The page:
United Nations returns to Grangethorpe Road
For the fifth consecutive year, Manchester High hosted its Model United Nations Conference, MUNHigh.
Over 350 young people from Schools across the country descended on Grangethorpe Road to discuss significant global policy issues which focussed around the theme of justice.
Alexandra Darby, who acted as Deputy Secretary General for the weekend, noted why the topic of justice was so relevant.
“Nine months have passed since we chose the theme for this conference and little did we know that the state of international political affairs would make the choice all the more appropriate. We have seen the evolution of the ‘MeToo’ movement into a global battle for justice and recognition, the brutal murder of a journalist in Turkey, the election of a far right leader in South America and the longest shut down of the US Congress in history.”
During the opening ceremony, delegates also listened to a speech by Hetty Hughes who is a civil and personal injury barrister in London. Hetty outlined her experiences of working as a barrister in London and what justice meant to her. Hetty, who left Manchester High in 2008, was an eager participant in Model United Nations conferences during her time at School. She recalled visits to Eton College and Shrewsbury School as highlights and spoke passionately about how Model United Nations is a stand-out addition to any CV.
Delegates were invited to attend one of eight committees; Health, Futures, Security Council, Human Rights, Enviro Science, Economy and Finance, Political, Disarmament and the International Court of Justice, and delegates that impressed the Chairperson in each committee were awarded prizes for their contributions. The overall prize was won by Iran, the delegation from Abingdon School in Oxford.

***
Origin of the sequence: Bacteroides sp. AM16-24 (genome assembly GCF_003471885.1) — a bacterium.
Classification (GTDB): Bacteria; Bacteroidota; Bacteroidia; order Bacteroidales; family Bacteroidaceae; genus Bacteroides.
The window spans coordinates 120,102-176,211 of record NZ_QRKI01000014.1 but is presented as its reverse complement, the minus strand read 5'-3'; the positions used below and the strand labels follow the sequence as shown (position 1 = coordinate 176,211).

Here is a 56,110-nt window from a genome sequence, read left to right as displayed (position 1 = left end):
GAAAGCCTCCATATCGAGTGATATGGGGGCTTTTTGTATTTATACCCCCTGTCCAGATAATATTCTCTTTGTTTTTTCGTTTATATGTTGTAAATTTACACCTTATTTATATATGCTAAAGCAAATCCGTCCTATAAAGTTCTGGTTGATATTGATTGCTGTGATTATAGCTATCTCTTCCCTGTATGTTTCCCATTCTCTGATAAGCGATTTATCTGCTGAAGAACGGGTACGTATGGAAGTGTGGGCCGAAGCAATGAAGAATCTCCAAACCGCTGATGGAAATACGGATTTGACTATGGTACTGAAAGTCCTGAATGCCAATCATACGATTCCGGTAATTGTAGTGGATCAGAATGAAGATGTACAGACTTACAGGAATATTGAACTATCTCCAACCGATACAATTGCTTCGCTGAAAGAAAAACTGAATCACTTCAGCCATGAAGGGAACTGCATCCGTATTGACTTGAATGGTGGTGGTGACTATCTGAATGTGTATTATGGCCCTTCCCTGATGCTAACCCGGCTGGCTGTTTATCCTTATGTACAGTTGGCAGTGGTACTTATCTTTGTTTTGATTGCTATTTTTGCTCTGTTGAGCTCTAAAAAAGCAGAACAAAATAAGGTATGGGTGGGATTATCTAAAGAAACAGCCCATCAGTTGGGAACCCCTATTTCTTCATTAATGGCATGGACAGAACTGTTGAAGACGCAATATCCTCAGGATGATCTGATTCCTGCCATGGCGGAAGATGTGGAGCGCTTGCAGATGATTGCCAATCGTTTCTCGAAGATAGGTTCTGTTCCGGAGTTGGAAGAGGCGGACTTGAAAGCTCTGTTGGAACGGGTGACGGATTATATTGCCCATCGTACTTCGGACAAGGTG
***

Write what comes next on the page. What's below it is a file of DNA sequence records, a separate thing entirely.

Navya Sarwal, who acted as Secretary General for the conference, noted the importance of young people being engaged with international affairs in her closing remarks. “You might go home and continue to see injustice in the world, but just by being here you are making a difference. Young people are the future and we must remain engaged to ensure that long term, effective change can take place.”
This conference was the last that Mrs Jacinta Heydecker will be involved in. Jacinta started the Model United Nations Society at Manchester High almost ten years ago and has been the driving force behind MUNHigh since its inception 5 years ago. She was particularly impressed by the respectful debate shown by all delegates: “In a world of political unrest, young people are setting standards that politicians should follow. By engaging with key international issues, young people can make a real difference and I hope that all the young people who joined us at MUNHigh will have learned something this weekend that they will keep with them for a very long time.”
Her sentiment was echoed by Mrs Hewitt, who said that politicians could learn a lot from the way students at Manchester High conduct their debates. In an open letter to MPs in the Metro Newspaper, she slammed the way politicians are behaving towards each other and said the respect young people at Manchester High show to each other when they disagree is something they could really learn from.
Mrs Hewitt also expressed thanks to those who were involved in the conference. “Model United Nations is an integral part of the co-curricular programme at Manchester High and the success of our annual conference showed exactly why. I would like to say a huge thank you to the organising committee for their work over the last year and congratulate all those pupils who came along as delegates, secretaries and supporters – I can’t wait until next year!”